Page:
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My setup is the following:

  • VMWare Workstation 6.5
  • Host OS - Vista Ultimate x64
  • Guest OS - Vista Ultimate x64
  • Notes - Both OS in same domain and using DHCP (and can talk to any machine on the network and over the internet fine)
  • Other special Notes - this is a newer laptop and the network adapter supports IPV6
  • Network Adapter - Bridged (with Replicate State checked)
  • Guest Isolation - VMCI is checked to allow host communication
  • The goal is to get both the Guest and Host to see eachother and the network.

I have tried the following with the following results (just pinging):

Disabled all network adapters on HostOS (except wireless) :
This works intermittently from the HostOS to the GuestOS (dropped packets), and doesn't work at all from the GuestOS to the HostOS ... however I did notice something strange when I ping the GuestOS(by name) on the GuestOS ... it successfully pings with IPV6 ... when I ping the GuestOS(by name) from the HostOS it seemingly uses IPV4. I disabled IPV6 on both adapters (Guest and Host) and received similar results and the GuestOS ping to the GuestOS looks something like this :::::::1 but it states that it was a successful ping.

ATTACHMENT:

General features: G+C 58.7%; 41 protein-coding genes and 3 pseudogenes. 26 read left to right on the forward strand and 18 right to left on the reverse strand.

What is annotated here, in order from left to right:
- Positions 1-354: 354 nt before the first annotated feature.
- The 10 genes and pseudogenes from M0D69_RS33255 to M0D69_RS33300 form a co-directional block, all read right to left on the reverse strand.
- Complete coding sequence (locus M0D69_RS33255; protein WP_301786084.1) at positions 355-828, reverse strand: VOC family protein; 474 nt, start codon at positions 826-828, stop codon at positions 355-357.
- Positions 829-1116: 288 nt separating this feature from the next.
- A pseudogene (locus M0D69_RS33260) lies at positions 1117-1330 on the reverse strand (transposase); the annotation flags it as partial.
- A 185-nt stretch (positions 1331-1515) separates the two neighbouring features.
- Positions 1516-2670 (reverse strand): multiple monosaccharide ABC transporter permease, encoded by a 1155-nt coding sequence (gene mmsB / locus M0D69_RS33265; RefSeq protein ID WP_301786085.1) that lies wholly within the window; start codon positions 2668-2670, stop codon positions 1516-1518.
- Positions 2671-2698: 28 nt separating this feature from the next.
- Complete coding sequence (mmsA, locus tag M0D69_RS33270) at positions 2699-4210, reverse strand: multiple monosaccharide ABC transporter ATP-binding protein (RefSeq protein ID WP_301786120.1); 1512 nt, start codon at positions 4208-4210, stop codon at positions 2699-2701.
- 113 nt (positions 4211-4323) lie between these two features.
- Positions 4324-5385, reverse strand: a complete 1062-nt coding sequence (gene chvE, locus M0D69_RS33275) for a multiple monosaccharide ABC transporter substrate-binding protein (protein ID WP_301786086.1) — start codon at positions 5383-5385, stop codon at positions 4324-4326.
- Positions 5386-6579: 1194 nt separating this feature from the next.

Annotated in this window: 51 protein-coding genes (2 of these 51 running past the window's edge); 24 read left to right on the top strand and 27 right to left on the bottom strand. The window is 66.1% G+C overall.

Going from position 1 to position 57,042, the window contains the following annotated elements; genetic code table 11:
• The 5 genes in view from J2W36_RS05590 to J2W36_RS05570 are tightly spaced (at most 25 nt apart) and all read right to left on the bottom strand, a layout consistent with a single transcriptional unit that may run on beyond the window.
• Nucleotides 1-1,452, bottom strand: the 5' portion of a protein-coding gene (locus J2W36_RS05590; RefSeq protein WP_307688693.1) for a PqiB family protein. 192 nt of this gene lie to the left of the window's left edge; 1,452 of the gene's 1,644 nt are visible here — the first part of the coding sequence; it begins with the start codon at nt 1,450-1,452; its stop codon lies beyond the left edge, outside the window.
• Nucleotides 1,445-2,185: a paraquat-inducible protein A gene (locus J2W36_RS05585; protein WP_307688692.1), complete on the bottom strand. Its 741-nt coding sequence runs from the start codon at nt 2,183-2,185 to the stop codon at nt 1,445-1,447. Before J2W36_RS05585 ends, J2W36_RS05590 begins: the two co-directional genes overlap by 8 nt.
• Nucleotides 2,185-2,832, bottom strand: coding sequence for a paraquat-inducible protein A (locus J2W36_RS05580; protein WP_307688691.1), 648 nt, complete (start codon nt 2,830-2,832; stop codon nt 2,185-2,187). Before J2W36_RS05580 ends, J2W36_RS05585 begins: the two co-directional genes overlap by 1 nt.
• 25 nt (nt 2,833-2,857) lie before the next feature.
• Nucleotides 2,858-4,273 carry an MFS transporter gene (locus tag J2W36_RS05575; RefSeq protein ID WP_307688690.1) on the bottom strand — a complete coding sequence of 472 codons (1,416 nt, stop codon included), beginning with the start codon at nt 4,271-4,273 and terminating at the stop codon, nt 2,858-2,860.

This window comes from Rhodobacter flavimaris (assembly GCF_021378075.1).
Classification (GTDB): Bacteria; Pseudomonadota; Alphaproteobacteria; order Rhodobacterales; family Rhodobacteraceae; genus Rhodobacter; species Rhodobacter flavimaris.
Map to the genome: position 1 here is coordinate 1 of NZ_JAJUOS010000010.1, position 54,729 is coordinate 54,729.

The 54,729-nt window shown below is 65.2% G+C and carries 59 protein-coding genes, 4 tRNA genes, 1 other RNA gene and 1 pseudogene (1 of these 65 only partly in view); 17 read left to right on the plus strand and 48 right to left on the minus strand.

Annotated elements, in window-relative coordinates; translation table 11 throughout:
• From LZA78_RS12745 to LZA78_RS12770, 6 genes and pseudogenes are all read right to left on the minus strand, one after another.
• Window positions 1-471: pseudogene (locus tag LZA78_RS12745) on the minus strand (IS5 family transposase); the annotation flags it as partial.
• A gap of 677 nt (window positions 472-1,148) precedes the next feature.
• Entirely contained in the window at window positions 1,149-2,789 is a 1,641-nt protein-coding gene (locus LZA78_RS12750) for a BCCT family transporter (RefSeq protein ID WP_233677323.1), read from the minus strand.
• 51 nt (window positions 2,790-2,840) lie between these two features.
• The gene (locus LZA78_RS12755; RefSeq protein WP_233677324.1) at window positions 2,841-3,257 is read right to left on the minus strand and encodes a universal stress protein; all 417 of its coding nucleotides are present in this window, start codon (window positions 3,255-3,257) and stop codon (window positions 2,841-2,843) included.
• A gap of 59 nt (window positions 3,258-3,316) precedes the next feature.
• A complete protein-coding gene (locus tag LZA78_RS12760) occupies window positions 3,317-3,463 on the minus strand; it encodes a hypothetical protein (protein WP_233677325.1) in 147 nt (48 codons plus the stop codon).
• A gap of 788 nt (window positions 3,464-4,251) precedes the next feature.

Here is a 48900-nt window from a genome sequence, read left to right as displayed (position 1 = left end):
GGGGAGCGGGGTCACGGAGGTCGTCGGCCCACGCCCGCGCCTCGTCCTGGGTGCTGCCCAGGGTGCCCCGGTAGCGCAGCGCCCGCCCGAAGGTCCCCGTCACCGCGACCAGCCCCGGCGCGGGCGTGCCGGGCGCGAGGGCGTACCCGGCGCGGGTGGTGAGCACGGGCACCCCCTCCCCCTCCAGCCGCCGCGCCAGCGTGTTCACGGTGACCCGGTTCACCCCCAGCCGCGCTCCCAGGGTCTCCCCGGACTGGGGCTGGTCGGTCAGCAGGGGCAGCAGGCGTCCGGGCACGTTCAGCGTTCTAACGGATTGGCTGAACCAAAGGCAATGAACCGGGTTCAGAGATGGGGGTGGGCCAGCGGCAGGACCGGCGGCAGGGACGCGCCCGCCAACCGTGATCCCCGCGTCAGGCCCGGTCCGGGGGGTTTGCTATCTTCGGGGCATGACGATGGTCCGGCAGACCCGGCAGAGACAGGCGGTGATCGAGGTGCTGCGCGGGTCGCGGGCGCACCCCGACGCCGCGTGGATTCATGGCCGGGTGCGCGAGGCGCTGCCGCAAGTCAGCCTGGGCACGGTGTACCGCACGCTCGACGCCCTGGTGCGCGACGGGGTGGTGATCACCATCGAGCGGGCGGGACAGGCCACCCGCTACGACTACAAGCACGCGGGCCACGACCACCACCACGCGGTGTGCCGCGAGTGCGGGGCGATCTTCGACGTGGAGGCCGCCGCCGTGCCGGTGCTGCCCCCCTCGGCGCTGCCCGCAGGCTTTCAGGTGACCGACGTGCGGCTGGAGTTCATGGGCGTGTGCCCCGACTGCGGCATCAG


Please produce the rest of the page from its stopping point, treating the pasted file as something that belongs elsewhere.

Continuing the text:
Tried everything I did above, however, over the regular ethernet adapter:
Works like a champ no problems. However that weird self ping on the GuestOS still returns IPV6 responses.

Tried NAT with similar results.

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2 Answers

I don't have one to test on, but I believe you can't really get bridging to work over wireless, you have to use NAT mode or similar.

However, someone on Vmware's community site suggested this trick:

If you use the Virtual Network Editor, Automatic Bridging tab, and turn off Automatic, then select the adaptor you do NOT want to use it will switch to the other. So you would select NOT to bridge the non-wireless card.

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+1 - you can't bridge a wireless card right now with VMware. NAT is the only easy way to go. –  Brent Ozar Jun 13 '09 at 0:40
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I'm having trouble following exactly what you are trying to do, but :1 (with varying number of colons) is the IPv6 equivalent of 127.0.0.1 on IPv4.

If you suspect the physical adapters in the host OS are giving you problems manually install the MS Loopback adapter and configure it with a static IP and see how you go with that.

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